Frequently Asked Questions

What is Generess® Fe?

Generess Fe is a low-dose birth control pill that contains 2 types of female hormones, an estrogen called ethinyl estradiol and a progestin called norethindrone. When taken as directed, birth control pills help to lower the chances of becoming pregnant. They do not protect against HIV infection (AIDS) and other sexually transmitted diseases.1

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How well does Generess Fe work?

Generess Fe is highly effective at preventing pregnancy. Your chance of getting pregnant depends on how well you follow the directions for taking your birth control pills. The more carefully you follow the directions, the less chance you have of getting pregnant.1

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How do I take Generess Fe?

Chew and swallow 1 pill without water at the same time every day. Take the pills in the order as directed on the blister pack. Do not skip pills or take at intervals exceeding 24 hours. If you miss any pills or if you vomit or have diarrhea within 3 to 4 hours of taking your pill, follow the instructions for “What should I do if I miss any pills?”1

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When can I start taking Generess Fe?

Talk to your doctor about which day is best for you to start taking Generess Fe. It is important to take your birth control pill at the same time every day and in the order as directed on the blister pack.1

If you are starting a hormonal birth control pill for the first time1:

  1. Take the first light green pill of the first pack during the first 24 hours of your period
  2. You will not need to use a backup method of birth control because you are starting the pill at the beginning of your period. However, if you start on a day other than the first day of your period, use a backup method of birth control, such as condoms or spermicides, until you have taken a light green pill for 7 days in a row
  3. After taking the last brown pill (Day 28) of the blister pack, start taking the first light green pill from a new blister pack the very next day whether or not you have your period

Learn more about starting or switching to Generess Fe.

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What should I expect when I start taking Generess Fe?

You may have spotting or light bleeding when you first take Generess Fe. Spotting or light bleeding is normal at first. You may feel sick to your stomach (nauseated), especially during the first few months that you take Generess Fe. If you feel sick to your stomach, do not stop taking the pill. The problem will usually go away, but if it doesn’t, call your doctor.1

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What should I do if I miss any pills?

Your birth control pills may not be as effective if you miss any light green pills, and particularly if you miss the first few or the last few light green pills in a pack.1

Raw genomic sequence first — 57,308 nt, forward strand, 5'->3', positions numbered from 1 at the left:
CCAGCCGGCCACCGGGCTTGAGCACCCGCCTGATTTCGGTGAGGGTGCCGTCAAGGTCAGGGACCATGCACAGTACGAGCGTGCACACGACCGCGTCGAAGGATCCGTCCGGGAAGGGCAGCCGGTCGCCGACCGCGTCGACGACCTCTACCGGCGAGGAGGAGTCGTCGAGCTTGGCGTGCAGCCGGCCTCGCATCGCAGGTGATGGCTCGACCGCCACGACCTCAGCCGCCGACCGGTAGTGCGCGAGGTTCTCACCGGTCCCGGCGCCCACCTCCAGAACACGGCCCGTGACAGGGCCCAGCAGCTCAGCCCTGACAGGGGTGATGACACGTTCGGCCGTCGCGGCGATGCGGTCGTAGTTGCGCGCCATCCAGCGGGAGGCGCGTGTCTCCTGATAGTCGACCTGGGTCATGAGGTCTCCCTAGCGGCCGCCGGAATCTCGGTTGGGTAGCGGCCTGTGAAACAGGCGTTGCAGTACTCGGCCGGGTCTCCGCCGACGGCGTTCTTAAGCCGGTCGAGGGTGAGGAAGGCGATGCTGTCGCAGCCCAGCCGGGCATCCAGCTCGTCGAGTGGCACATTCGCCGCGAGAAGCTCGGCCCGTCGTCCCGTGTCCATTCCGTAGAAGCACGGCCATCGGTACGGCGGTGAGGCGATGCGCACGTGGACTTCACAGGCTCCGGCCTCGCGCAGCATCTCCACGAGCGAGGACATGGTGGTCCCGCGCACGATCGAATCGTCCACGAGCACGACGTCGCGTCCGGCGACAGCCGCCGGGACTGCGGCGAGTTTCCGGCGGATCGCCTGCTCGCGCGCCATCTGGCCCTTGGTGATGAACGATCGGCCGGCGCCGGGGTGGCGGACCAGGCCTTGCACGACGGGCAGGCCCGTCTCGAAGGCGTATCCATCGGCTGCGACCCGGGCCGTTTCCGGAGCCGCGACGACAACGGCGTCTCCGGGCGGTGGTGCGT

If you MISS 1 light green pill1:

  • Take it as soon as you remember. Take the next pill at your regular time. This means you may take 2 pills in 1 day
  • You do not need to use a backup birth control method if you have sex

If you MISS 2 light green pills in a row in WEEK 1 or WEEK 2 of your pack1:

  • Take 2 pills on the day you remember and 2 pills the next day
  • Then take 1 pill a day until you finish the pack
  • You could become pregnant if you have sex during the 7 days after you restart your pills. You must use a non-hormonal birth control method, such as condoms or spermicides, as a backup for those 7 days after you restart your pills

If you MISS 2 light green pills in a row in WEEK 3 or WEEK 4 of your pack1:

  • Throw out the rest of the pill pack and start a new pack that same day
  • You could become pregnant if you have sex during the 7 days after you restart your pills. You must use a non-hormonal birth control method, such as condoms or spermicides, as a backup for those 7 days after you restart your pills

If you MISS 3 OR MORE light green pills in a row at any time1:

  • Throw out the rest of the pill pack and start a new pack that same day
  • You could become pregnant if you have sex on the days when you missed pills or during the first 7 days after restarting your pills. You must use a non-hormonal birth control method, such as condoms or spermicides, as a backup method the next time you have sex and for the first 7 days after you restart your pills

If you are not sure of what to do about the pills you have missed, you should call your doctor. Use a backup method of birth control, such as condoms or spermicides, anytime you have sex and keep taking 1 pill each day. You should call your doctor if you are unsure whether you are already pregnant.1

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Who should not take Generess Fe?

You should not take birth control pills if you smoke cigarettes and are over 35 years old. Smoking increases your risk of serious cardiovascular side effects (heart and blood vessel problems) from birth control pills, including death from heart attack, blood clots, or stroke. This risk increases with age and the number of cigarettes you smoke.1

Birth control pills should not be taken during pregnancy.1

If you are breastfeeding, consider another birth control method until you are ready to stop breastfeeding. Birth control pills that contain estrogen, like Generess Fe, may decrease the amount of breast milk your body makes. A small amount of the pill’s hormones pass into breast milk.1

Your doctor will not give you Generess Fe if you have ever had breast cancer or any cancer that is sensitive to female hormones, liver disease including liver tumors, blood clots in your arms, legs, or lungs, a stroke, heart attack, certain heart valve problems or heart rhythm abnormalities that can cause blood clots to form in the heart, an inherited problem with your blood that makes it clot more than normal, high blood pressure that medicine can’t control, diabetes with kidney, eye, or blood vessel damage, certain kinds of severe migraines with aura, numbness, weakness, or changes in vision. Birth control pills may not be a good choice for you if you have ever had jaundice (yellowing of the skin or eyes) caused by pregnancy (also called cholestasis of pregnancy).1